APRA Changes
In: News

APRA has hinted at the possibility that they may be ready to remove caps on home loans for investors since the recent improvements to mortgage lending standards and investor loan demands.

Wayne Byres, APRA chairman, has said that the 10 percent restriction on banking lending to property investors was “probably reaching the end of its useful life”.

By rescinding the cap, its possible that the pressure on mortgage rates for investors could diminish. The introduction of the cap forced banks to increase their rates in order to stay within the limit. This could no longer be a requirement. Which means that banks are able to write more investor loans which, in turn, boosts credit.

Byres explains that due to better mortgage lending standards and a lower demand for investor loans, the 10 percent restriction is potentially no longer necessary.

Investor loans have declined to below 5 percent, which is at 50% of the cap. New interest-only lending is now at about 20 percent, which is a third of where it was.

Byres has said that there is still work needed before APRA can formally say they are comfortable but they have seen huge improvements in the way the industry is writing business in the last few years – the standard of quality has improved dramatically.

Before we find out when they plan to remove the cap, APRA will need to hold further conversations with the Council of Financial Regulators.

Though they are looking at relaxing this restriction, other key lending restrictions will still remain in place, such as the 30 percent interest-only limit on new loans issued.

Six months after the 30 percent interest-only limit on new loans was issued prices of homes across major East Coast locations started to fall. Byres has said that they want to see how and where the industry settles before looking at also relaxing this restriction. So we can expect this one to be in place for a while yet.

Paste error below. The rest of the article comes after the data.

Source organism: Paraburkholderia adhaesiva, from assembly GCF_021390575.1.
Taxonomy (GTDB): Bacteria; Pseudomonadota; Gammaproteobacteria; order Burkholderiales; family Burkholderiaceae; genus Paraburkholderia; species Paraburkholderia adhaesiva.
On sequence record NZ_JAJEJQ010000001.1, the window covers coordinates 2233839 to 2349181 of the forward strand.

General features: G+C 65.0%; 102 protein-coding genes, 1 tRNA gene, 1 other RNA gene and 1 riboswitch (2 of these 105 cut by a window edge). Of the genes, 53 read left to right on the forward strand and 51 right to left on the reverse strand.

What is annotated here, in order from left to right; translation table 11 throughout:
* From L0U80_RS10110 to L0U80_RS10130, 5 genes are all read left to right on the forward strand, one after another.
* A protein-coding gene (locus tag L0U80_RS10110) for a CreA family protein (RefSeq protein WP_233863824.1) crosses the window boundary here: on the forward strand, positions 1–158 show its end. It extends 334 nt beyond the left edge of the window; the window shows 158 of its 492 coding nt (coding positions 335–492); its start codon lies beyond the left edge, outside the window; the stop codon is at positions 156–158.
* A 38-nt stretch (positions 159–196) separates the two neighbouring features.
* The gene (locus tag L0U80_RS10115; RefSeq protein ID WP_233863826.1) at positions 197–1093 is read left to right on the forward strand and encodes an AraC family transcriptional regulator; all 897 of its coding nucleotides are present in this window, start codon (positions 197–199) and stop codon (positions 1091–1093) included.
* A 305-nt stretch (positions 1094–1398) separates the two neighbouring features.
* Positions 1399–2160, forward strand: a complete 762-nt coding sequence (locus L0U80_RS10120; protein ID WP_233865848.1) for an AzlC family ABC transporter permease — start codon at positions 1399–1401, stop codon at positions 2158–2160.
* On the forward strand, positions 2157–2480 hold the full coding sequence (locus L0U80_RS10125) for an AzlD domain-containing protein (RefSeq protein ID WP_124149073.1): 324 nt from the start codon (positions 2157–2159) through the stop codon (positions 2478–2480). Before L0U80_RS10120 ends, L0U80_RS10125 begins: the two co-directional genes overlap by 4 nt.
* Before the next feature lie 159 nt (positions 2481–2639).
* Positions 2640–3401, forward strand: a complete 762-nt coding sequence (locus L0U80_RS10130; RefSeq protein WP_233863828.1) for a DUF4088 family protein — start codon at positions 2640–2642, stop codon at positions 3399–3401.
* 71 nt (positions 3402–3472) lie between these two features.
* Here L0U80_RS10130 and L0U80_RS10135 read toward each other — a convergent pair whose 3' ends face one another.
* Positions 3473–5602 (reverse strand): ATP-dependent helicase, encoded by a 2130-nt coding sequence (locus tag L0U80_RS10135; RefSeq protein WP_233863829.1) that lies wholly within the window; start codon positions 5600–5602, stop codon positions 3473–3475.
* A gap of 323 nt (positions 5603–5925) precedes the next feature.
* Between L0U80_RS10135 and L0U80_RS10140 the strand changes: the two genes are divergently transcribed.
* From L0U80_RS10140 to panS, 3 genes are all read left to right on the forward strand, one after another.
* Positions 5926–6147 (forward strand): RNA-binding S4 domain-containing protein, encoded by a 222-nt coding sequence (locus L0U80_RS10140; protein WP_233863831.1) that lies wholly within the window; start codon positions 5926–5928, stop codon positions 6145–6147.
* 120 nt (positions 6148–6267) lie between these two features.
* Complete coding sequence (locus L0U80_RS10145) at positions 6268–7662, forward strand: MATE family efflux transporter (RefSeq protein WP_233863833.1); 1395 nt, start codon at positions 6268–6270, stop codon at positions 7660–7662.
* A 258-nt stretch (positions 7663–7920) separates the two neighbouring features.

APRA

Why did these APRA changes happen?

In December 2014, APRA was given permission to intervene if an individual bank increased their investor lending by more than 10 percent in a 12 month period.

They, along with the Reserve Bank of Australia, had increasing concerns about the banks’ poor lending standards, as well as many unpredictable factors in the property market.

Banks have been under scrutiny from regulators in recent years. This has resulted in them having to re-assess how they evaluate a customer’s suitability for a loan, which is based on factors such as annual earnings, debts, expenses, and sensitivity to higher interest rates.

APRA have been slammed for being too blunt and for creating additional tax deductions for property investors.

With news that they are now looking to relax some of the restrictions, the future doesn’t look as bleak.

Madhu Ramana from Zinger Finance says, “I believe the majority of property owners are going to benefit immensely from the proposed changes. Everyone who owns property right now should be approaching their respective Finance Strategist to qualify themselves so they are able to cash in the minute the floodgates open. In essence, you have got to be in it to win it.”

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